What is ransomware and how does it work?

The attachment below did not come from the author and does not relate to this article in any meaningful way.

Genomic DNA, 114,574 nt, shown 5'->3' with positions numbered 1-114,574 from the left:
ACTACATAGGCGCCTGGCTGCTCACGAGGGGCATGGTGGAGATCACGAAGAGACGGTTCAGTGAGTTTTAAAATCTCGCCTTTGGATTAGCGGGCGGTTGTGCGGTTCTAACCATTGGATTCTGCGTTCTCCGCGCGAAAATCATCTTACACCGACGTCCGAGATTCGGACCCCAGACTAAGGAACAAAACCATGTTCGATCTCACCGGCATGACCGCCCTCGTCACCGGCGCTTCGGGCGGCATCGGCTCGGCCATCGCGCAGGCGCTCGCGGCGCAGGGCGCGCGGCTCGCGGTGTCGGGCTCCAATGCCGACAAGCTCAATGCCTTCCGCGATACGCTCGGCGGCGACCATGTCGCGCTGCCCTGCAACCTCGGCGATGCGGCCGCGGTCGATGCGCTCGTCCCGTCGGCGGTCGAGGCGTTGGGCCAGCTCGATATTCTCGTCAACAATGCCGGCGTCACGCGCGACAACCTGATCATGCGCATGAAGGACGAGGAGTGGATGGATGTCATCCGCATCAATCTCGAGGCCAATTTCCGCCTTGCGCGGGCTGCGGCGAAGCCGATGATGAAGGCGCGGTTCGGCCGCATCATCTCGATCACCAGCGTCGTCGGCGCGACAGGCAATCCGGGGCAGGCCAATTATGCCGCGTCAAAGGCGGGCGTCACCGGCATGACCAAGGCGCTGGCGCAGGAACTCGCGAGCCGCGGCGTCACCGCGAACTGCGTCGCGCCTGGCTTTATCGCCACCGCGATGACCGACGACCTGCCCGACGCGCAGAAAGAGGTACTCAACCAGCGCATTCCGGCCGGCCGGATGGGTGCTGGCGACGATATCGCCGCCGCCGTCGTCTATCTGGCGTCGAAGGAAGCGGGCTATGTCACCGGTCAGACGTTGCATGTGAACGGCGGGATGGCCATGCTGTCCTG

Every 14 seconds, somewhere in the world an organisation falls prey to a ransomware attack. That’s more than 250 attacks every hour, more than 6,000 per day, and precisely 43,200 each week. Considering that a single attack can target multiple organisations and users at once, the scale of the problem speaks for itself. That’s according to recent research by Cybersecurity Ventures, who highlight the global WannaCry attack, which alone resulted in losses of almost $4bn, as the typical example of an attack ‘done right’. In total, global damage cost estimates from ransomware attacks reach around $10bn per year. It’s no surprise therefore that we hear so much about ransomware – but, until it’s too late, we rarely see the catastrophic effect it can have on a business. Ransomware isn’t new. In fact, it’s existed since the late 1980s – however it’s still one of the most common, successful and growing attack types. Digital transformation and the continued adoption of new technologies by businesses has been a catalyst for a rise in ransomware attacks, amplified by the wider use and availability of cryptocurrencies. Attacks have also become more sophisticated, preying on the weakest link in any organisation – its people. Ransomware attacks can replicate authentic requests from known colleagues, duplicate internal email addresses, and copy content with such accuracy that even the most digitally savvy can be caught out. Once ransomware is inside an organisation, it can cripple systems by targeting and encrypting data files that it has identified as being likely to be the most valuable assets to the company. Leaving operating systems functional, so that machines still boot, the malware encrypts that data in memory and destroys the original file. There are various methods that different types of ransomware use to encrypt data files, each with the intention of blackmailing businesses and individuals to pay for the release of their own data – literally holding organisations to ransom. There are also various methods that businesses use to secure their data. But as quickly as cybersecurity solutions are being implemented, hackers are becoming more erudite in bypassing antivirus measures, meaning no single solution is ever 100% effective. The most famous example of ransomware is, of course, the global WannaCry attack mentioned above, having impacted around 150 countries, hundreds of thousands of systems and resulted in the estimated $4 billion total economic loss. Perhaps the most frustrating part of WannaCry is, like with so many of these attached, it was entirely preventable. The lesson WannaCry taught all businesses was simple: stay up to date with all patches. Too often, companies do not update their operating systems with the latest patches, leaving them vulnerable to attack. What makes WannaCry even more frustrating is that it was completely preventable. The only thing organisations had to do to stay safe was to be up to date with their operating systems and the latest patches. Microsoft released the patch against the underlying vulnerability almost two months prior to the attack. It’s important to remember that there is an infinite number of ransomware out there – and it takes just one attack to break through your defences to cause major, disastrous and often irreversible damage to your business. SCC helps its customers be aware of the security gaps across their organisation that include people, processes and technologies. We work with customers to identify where security could be compromised now and in the future, developing appropriate safeguards to limit or contain the impact of a breach, through enhancing existing security practices or deploying new solutions to help secure businesses from insider threats and external attacks. Find out more about SCC’s security solutions: https://www.scc.com/security/.
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